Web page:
Mayor hosts coffee klatch
NEW MILFORD — Over the first two months he’s been in office, Mayor Pete Bass’ spot in the E. Paul Martin meeting room has normally been behind the desk, presiding over Town Council meetings.
But on Saturday morning, Bass spent his time in front of the tables, chatting with residents in the first “Coffee with the Mayor” event since he was elected in November.
He invited residents, in what he hopes will become a monthly tradition, to drop in for coffee and doughnuts and let him know what is on their minds.
“It’s great to hear from the public,” Bass said. “It’s good to give them a chance to come in an informal setting and tell us how they feel and what’s important to them. I think that’s why we’re here to serve.”
He said he hopes to continue holding the event on weekends to give those busy during normal Town Hall hours a chance to stop by.
The few dozen residents who filtered in and out of the Town Hall room Saturday brought up “the whole gamut” of topics, Bass said, but most popular were the state of town roads, the budget and some weather-related concerns.
Some questions Bass was able to answer on the spot, but for those he needed to look into, he made sure to take notes.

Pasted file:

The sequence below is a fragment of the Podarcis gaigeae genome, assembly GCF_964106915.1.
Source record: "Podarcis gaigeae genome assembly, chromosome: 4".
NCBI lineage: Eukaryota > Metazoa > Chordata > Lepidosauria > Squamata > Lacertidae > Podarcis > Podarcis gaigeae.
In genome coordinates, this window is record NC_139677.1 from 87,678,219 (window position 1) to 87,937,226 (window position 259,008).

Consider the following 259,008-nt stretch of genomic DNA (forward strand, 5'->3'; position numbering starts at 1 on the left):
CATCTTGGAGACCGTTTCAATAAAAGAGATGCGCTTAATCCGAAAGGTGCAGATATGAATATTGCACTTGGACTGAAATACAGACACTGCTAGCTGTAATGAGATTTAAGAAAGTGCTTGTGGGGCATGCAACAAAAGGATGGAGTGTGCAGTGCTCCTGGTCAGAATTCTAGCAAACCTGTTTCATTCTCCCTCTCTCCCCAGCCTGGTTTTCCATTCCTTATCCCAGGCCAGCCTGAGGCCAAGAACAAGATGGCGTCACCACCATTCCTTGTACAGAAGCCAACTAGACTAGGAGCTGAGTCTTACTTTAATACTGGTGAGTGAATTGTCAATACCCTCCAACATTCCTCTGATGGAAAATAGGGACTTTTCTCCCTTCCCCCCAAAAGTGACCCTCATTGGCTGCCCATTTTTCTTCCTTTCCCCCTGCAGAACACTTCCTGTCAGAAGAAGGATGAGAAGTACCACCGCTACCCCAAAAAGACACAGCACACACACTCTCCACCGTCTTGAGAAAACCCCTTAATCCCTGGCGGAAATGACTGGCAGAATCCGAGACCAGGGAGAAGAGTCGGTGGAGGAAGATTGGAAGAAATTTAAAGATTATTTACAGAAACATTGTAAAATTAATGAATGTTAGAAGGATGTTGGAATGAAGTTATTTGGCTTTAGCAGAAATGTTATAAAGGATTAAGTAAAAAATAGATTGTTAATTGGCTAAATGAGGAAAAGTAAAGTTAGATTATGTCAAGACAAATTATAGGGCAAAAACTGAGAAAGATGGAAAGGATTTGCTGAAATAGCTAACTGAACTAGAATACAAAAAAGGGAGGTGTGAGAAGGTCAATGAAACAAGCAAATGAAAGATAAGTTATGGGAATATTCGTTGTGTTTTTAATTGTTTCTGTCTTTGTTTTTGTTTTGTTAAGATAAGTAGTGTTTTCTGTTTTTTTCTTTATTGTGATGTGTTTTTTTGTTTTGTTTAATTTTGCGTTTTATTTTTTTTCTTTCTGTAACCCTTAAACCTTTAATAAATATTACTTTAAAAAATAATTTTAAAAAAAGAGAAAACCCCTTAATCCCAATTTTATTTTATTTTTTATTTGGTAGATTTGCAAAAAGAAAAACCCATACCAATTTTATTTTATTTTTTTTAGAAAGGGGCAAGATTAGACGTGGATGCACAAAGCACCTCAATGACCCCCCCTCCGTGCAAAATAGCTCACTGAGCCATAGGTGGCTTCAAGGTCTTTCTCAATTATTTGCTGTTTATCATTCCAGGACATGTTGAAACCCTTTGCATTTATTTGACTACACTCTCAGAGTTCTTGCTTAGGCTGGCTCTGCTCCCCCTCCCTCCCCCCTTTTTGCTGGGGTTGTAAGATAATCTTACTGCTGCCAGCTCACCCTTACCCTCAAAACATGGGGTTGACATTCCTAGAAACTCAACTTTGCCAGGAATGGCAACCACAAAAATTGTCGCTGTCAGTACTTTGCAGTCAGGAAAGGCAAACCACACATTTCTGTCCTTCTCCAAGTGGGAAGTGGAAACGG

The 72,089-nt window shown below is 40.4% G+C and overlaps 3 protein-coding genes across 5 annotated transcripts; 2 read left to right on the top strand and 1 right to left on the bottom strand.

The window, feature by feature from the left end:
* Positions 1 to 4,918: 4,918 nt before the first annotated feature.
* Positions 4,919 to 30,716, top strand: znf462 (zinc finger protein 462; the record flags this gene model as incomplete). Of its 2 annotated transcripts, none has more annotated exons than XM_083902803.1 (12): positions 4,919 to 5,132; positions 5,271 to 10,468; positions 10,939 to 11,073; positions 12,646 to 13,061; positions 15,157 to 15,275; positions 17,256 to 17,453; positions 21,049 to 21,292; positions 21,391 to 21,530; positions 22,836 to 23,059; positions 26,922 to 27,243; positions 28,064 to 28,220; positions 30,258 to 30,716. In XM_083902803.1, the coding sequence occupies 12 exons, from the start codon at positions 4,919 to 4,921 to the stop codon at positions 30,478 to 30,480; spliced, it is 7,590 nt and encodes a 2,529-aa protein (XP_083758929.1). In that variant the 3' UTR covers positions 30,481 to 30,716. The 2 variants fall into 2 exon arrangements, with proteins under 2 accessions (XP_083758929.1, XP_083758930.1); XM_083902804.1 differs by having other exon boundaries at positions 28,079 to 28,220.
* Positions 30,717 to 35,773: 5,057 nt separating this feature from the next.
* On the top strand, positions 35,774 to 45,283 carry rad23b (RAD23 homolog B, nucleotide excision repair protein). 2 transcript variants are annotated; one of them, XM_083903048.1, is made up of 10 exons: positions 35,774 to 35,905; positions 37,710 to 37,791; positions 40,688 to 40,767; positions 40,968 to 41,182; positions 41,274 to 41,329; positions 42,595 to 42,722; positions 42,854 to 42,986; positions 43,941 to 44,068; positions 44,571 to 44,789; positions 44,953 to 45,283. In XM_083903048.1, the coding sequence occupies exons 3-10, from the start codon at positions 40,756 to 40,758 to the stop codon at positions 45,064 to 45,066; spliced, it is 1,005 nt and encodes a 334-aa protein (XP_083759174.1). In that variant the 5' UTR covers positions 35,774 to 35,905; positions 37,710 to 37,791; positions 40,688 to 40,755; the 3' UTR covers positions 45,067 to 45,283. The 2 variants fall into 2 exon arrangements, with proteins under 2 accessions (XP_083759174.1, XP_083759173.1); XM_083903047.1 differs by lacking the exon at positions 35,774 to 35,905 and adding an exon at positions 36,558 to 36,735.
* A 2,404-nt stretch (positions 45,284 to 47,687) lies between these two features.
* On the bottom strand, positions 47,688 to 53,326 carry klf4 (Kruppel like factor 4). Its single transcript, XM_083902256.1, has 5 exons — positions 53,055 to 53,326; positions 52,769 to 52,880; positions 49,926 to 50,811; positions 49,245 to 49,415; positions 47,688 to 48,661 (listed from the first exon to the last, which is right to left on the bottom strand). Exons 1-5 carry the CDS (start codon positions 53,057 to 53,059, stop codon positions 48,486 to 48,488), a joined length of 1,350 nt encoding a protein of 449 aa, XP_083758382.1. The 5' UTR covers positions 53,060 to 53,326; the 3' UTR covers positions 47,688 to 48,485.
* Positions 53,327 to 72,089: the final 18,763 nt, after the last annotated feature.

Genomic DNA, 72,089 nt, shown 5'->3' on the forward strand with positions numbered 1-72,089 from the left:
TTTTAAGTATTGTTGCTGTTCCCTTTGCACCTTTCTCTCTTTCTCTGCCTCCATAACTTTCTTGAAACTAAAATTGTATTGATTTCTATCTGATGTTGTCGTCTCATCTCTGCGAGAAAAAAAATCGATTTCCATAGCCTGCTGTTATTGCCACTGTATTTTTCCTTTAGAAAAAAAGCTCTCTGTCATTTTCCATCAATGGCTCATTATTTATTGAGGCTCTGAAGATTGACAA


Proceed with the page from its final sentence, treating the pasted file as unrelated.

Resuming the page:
“I have my notepad over there, so some things they want me to follow up on, I’ll write it down,” he said.
The issues most on resident Steve Confortini’s mind Saturday were the budget and how Bass’ administration will handle the former John Pettibone School. Confortini said former Mayor David Gronbach spent too much money converting the building into a community center.
Confortini said, so far, Bass has done a good job listening to concerns he and other residents have brought up. Saturday’s event was just one of the ways the new mayor has made Town Hall more accessible to the public, he said.
“(He’s been) excellent,” Confortini said. “He’s getting people together to build committees and trying to get things done.”
Simple changes like moving the Town Council tables to face the public and giving a microphone to those speaking during public comment has made a difference during meetings, Confortini said.
Resident Paul Murphy said Bass’ openness was one of the reasons he voted for him in November.
“When you meet Pete for the first time, it’s almost like you meet the man and he’s been your friend forever,” Murphy said.